Tuesday, December 21, 2004

PROTEST INFO: ... and more waiting ...

I visited Pale Male and Lola's nest location today (as I did yesterday), remaining in front of 927 Fifth Avenue for two and a half hours. I discovered that nothing has changed (also the same as yesterday). Would it be redundant of me to mention that this was disappointing? Would it be redundant of me to say that, last Friday, the Co-op Board told EJ McAdams from the NYC Audubon Society that nest reinstallation would be completed by today? The latest lie .. er, misrepresentation .. that the Co-op Board told us (today) is that Pale Male and Lola's nest will be reinstalled by Thursday, 23 December. We shall see!

Further adding to my disappointment, I did not see Pale Male or Lola today as I usually do, although I was told that Lola was seen earlier, flying low over the Boathouse Pond in Central Park. I was saddened to learn that a dead Red-tailed Hawk discovered several days ago in Central Park is now thought to be one of Pale Male and Lola's chicks-of-the-year. This would explain why I have not seen this particular bird recently. The bird's body is being necropsied to determine the cause of death, which is suspected to be due to eating a poisoned rat.

It's odd how one person standing in one place can attract so much attention. I stood in the middle of the sidewalk, trying not to freeze to death during my lonely silent vigil, looking through my 10X50 binoculars at the cornice where the nest was originally located. My binoculars are so powerful that I can count people's nose hairs from 50 feet away, so the sight of me standing still with these impressive binoculars really caused a stir among passersby: again and again, people asked me what I was looking at, while others wanted to discuss recent events. One family told me they were visiting from Seattle (my beloved other home!) and reported that the local news media there was providing daily coverage to Pale Male and Lola's plight. As I explained the situation to interested onlookers, I realized once more that there are many ways to provide information and to make an impression on the public and I tend to work best on an individual or small-group basis. Needless to say, I hope today's contribution on behalf of Pale Male and Lola's cause was effective, even though I made it in my own very quiet and unassuming way.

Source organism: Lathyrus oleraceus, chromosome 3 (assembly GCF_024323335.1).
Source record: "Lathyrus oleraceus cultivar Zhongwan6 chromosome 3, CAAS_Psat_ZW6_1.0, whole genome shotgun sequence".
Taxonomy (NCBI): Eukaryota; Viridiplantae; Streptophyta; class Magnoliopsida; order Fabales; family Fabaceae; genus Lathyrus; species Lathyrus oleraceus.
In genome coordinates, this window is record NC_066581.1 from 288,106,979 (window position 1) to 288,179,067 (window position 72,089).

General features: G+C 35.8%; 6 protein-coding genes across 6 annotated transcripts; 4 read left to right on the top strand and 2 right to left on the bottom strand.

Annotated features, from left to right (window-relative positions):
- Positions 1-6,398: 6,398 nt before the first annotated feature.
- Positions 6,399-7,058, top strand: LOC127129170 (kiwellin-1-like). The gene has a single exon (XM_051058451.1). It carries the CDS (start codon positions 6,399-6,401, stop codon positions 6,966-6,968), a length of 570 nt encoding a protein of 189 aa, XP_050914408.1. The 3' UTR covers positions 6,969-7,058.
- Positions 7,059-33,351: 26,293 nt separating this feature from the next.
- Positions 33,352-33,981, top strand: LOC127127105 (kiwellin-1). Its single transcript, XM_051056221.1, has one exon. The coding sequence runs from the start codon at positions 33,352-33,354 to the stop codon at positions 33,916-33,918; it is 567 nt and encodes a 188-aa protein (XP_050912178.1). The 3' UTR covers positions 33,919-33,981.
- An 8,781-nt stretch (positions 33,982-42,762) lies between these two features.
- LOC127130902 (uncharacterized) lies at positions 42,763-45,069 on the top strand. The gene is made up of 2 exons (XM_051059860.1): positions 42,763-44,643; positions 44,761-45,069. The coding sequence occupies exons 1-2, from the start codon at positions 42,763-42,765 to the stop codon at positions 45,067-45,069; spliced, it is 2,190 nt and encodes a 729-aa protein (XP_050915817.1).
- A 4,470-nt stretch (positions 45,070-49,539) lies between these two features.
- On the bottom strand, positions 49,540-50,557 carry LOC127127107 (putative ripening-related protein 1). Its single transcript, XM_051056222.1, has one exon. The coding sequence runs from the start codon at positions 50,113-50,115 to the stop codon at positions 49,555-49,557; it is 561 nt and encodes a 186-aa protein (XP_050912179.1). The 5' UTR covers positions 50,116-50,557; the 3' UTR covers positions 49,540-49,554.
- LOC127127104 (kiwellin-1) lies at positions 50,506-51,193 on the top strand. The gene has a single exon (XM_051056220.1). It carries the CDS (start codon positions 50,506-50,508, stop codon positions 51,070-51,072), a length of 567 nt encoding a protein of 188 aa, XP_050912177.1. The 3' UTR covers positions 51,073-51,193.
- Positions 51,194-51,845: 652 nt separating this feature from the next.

So I had my binoculars today instead of my notebook because I had been looking at a rarely-seen vagrant Boreal Owl, Aegolius funereus, who was snoozing in a spruce tree near The Tavern on The Green. While I held my silent vigil, I watched the antics of Central Park birds when no one was questioning me. I was particularly enchanted by several white-breasted nuthatches, Sitta carolinensis carolinensis, circling the large tree branches above my head, oblivious to gravity, while a tufted titmouse, Baeolophus bicolor, chattered softly from a bush near me, puffed into a nearly perfect ball, looking like a Christmas ornament instead of a bird.

Unexpectedly, Mary Tyler Moore stepped out of the building and waved at the doorman before walking away. I had never before seen her in real life, so I was surprised by how thin and brittle she appeared. Sometime after my toes and fingers had frozen (despite my wool socks and fleece gloves), I saw a solidly-built white man leave the building. He was wearing a dirty orange baseball cap, a navy blue wool peacoat, jeans and a rather nice pair of black shoes. I immediately focused my binoculars on him, magnifying him into a giant with monstrous proportions. Unfortunately, he had his head tilted so I was unable to properly census his nose hairs. He stood outside the building entrance, stared straight into my eyes and then dialed his cell phone.

I accepted his challenge with a soft chuckle and kept my binoculars trained on him. Jabbering on his cell phone, he leaned back to look up at the cornice. He looked back at me, still talking on his phone. He finally walked across the street to the Central Park side of the street where I was located and stood on the sidewalk, talking on his phone all this time.